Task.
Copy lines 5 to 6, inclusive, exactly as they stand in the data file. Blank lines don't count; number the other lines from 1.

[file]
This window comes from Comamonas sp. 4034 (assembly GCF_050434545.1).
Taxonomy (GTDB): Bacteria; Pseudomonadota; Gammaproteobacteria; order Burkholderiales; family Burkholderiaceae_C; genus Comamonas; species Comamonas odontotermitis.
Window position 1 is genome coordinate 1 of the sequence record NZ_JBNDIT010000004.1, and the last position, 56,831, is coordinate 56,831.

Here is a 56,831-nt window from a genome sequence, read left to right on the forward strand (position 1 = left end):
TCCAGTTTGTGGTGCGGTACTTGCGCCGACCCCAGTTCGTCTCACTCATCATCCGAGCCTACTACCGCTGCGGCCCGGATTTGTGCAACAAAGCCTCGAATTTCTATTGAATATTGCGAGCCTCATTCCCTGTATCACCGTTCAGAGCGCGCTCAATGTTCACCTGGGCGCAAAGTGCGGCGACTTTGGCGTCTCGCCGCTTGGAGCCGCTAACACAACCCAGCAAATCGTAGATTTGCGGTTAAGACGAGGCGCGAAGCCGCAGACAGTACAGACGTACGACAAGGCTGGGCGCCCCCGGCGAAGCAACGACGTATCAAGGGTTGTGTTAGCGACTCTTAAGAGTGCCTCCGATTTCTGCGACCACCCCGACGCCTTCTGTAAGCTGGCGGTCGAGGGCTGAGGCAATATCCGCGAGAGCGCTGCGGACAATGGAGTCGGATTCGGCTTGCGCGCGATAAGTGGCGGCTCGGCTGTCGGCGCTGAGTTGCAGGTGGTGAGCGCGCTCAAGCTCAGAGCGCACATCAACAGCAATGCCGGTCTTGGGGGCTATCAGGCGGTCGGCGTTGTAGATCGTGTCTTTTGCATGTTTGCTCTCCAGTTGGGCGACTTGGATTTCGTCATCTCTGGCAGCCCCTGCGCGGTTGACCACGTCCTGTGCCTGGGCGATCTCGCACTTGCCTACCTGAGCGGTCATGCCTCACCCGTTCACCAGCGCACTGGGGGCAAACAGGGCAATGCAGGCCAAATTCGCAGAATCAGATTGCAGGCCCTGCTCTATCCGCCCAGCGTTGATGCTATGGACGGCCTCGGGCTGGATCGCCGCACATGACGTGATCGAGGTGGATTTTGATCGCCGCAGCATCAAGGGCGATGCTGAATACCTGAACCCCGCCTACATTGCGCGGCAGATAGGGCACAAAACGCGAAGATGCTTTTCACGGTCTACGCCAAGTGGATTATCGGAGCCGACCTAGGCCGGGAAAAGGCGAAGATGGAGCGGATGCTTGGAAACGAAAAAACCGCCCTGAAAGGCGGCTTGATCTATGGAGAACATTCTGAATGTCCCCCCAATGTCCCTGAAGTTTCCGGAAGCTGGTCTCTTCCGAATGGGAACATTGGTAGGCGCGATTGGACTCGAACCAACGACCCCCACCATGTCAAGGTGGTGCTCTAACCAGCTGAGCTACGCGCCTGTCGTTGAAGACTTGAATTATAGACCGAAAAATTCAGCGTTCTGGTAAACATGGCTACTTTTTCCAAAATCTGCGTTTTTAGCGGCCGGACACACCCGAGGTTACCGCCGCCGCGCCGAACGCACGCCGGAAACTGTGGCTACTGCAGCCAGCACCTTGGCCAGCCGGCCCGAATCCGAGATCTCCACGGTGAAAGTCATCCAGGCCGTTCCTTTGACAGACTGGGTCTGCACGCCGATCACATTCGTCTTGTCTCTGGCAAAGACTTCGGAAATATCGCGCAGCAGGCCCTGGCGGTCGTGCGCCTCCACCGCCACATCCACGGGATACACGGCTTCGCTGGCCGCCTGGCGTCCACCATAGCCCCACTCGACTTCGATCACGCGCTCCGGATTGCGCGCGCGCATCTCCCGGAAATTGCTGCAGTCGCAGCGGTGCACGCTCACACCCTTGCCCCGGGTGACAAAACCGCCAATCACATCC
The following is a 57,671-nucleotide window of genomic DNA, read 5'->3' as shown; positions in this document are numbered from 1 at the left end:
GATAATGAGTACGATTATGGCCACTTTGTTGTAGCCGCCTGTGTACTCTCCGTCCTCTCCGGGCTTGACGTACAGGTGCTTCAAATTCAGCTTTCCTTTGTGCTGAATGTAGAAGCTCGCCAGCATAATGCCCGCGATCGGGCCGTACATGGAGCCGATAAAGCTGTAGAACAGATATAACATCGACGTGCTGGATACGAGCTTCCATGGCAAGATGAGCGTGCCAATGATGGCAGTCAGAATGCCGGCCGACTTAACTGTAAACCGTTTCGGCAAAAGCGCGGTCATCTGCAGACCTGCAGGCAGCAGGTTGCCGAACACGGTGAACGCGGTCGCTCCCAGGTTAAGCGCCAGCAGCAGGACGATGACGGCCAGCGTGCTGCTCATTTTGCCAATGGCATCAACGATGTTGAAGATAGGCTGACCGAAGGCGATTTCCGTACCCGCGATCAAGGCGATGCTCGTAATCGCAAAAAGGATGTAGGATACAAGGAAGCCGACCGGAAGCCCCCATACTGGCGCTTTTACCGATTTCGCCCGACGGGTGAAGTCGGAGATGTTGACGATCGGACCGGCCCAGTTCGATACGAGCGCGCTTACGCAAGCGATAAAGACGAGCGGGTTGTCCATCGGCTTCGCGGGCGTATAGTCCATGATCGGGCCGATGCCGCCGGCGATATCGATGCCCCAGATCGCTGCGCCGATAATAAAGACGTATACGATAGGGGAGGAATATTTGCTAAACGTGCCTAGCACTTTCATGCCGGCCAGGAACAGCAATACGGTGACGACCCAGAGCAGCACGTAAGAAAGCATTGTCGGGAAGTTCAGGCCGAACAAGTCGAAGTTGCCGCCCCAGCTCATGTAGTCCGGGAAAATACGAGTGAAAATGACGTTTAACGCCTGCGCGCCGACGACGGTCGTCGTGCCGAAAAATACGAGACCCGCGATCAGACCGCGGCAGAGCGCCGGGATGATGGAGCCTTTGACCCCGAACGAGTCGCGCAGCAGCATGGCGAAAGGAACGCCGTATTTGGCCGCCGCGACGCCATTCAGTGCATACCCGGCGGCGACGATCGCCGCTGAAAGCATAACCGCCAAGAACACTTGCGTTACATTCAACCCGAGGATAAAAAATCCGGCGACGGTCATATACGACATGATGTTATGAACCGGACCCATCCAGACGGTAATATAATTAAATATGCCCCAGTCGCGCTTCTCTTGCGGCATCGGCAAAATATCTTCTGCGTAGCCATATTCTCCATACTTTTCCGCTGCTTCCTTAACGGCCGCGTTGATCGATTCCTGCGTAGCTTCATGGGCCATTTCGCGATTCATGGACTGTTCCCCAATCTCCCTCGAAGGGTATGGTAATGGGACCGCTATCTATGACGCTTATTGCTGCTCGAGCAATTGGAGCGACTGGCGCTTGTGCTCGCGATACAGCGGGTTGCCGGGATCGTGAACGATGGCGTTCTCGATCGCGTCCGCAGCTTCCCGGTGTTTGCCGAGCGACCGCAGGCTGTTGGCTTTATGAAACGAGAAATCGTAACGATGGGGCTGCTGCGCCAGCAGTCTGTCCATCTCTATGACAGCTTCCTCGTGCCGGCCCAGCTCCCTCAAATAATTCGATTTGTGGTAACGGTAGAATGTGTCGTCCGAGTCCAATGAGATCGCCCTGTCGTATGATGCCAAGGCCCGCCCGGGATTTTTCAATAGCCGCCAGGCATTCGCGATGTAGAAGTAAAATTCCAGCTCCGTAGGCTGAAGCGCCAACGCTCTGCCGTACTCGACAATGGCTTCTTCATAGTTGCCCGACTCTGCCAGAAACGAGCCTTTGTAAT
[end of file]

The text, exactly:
TCCAGTTTGTGGTGCGGTACTTGCGCCGACCCCAGTTCGTCTCACTCATCATCCGAGCCTACTACCGCTGCGGCCCGGATTTGTGCAACAAAGCCTCGAATTTCTATTGAATATTGCGAGCCTCATTCCCTGTATCACCGTTCAGAGCGCGCTCAATGTTCACCTGGGCGCAAAGTGCGGCGACTTTGGCGTCTCGCCGCTTGGAGCCGCTAACACAACCCAGCAAATCGTAGATTTGCGGTTAAGACGAGGCGCGAAGCCGCAGACAGTACAGACGTACGACAAGGCTGGGCGCCCCCGGCGAAGCAACGACGTATCAAGGGTTGTGTTAGCGACTCTTAAGAGTGCCTCCGATTTCTGCGACCACCCCGACGCCTTCTGTAAGCTGGCGGTCGAGGGCTGAGGCAATATCCGCGAGAGCGCTGCGGACAATGGAGTCGGATTCGGCTTGCGCGCGATAAGTGGCGGCTCGGCTGTCGGCGCTGAGTTGCAGGTGGTGAGCGCGCTCAAGCTCAGAGCGCACATCAACAGCAATGCCGGTCTTGGGGGCTATCAGGCGGTCGGCGTTGTAGATCGTGTCTTTTGCATGTTTGCTCTCCAGTTGGGCGACTTGGATTTCGTCATCTCTGGCAGCCCCTGCGCGGTTGACCACGTCCTGTGCCTGGGCGATCTCGCACTTGCCTACCTGAGCGGTCATGCCTCACCCGTTCACCAGCGCACTGGGGGCAAACAGGGCAATGCAGGCCAAATTCGCAGAATCAGATTGCAGGCCCTGCTCTATCCGCCCAGCGTTGATGCTATGGACGGCCTCGGGCTGGATCGCCGCACATGACGTGATCGAGGTGGATTTTGATCGCCGCAGCATCAAGGGCGATGCTGAATACCTGAACCCCGCCTACATTGCGCGGCAGATAGGGCACAAAACGCGAAGATGCTTTTCACGGTCTACGCCAAGTGGATTATCGGAGCCGACCTAGGCCGGGAAAAGGCGAAGATGGAGCGGATGCTTGGAAACGAAAAAACCGCCCTGAAAGGCGGCTTGATCTATGGAGAACATTCTGAATGTCCCCCCAATGTCCCTGAAGTTTCCGGAAGCTGGTCTCTTCCGAATGGGAACATTGGTAGGCGCGATTGGACTCGAACCAACGACCCCCACCATGTCAAGGTGGTGCTCTAACCAGCTGAGCTACGCGCCTGTCGTTGAAGACTTGAATTATAGACCGAAAAATTCAGCGTTCTGGTAAACATGGCTACTTTTTCCAAAATCTGCGTTTTTAGCGGCCGGACACACCCGAGGTTACCGCCGCCGCGCCGAACGCACGCCGGAAACTGTGGCTACTGCAGCCAGCACCTTGGCCAGCCGGCCCGAATCCGAGATCTCCACGGTGAAAGTCATCCAGGCCGTTCCTTTGACAGACTGGGTCTGCACGCCGATCACATTCGTCTTGTCTCTGGCAAAGACTTCGGAAATATCGCGCAGCAGGCCCTGGCGGTCGTGCGCCTCCACCGCCACATCCACGGGATACACGGCTTCGCTGGCCGCCTGGCGTCCACCATAGCCCCACTCGACTTCGATCACGCGCTCCGGATTGCGCGCGCGCATCTCCCGGAAATTGCTGCAGTCGCAGCGGTGCACGCTCACACCCTTGCCCCGGGTGACAAAACCGCCAATCACATCC
The following is a 57,671-nucleotide window of genomic DNA, read 5'->3' as shown; positions in this document are numbered from 1 at the left end: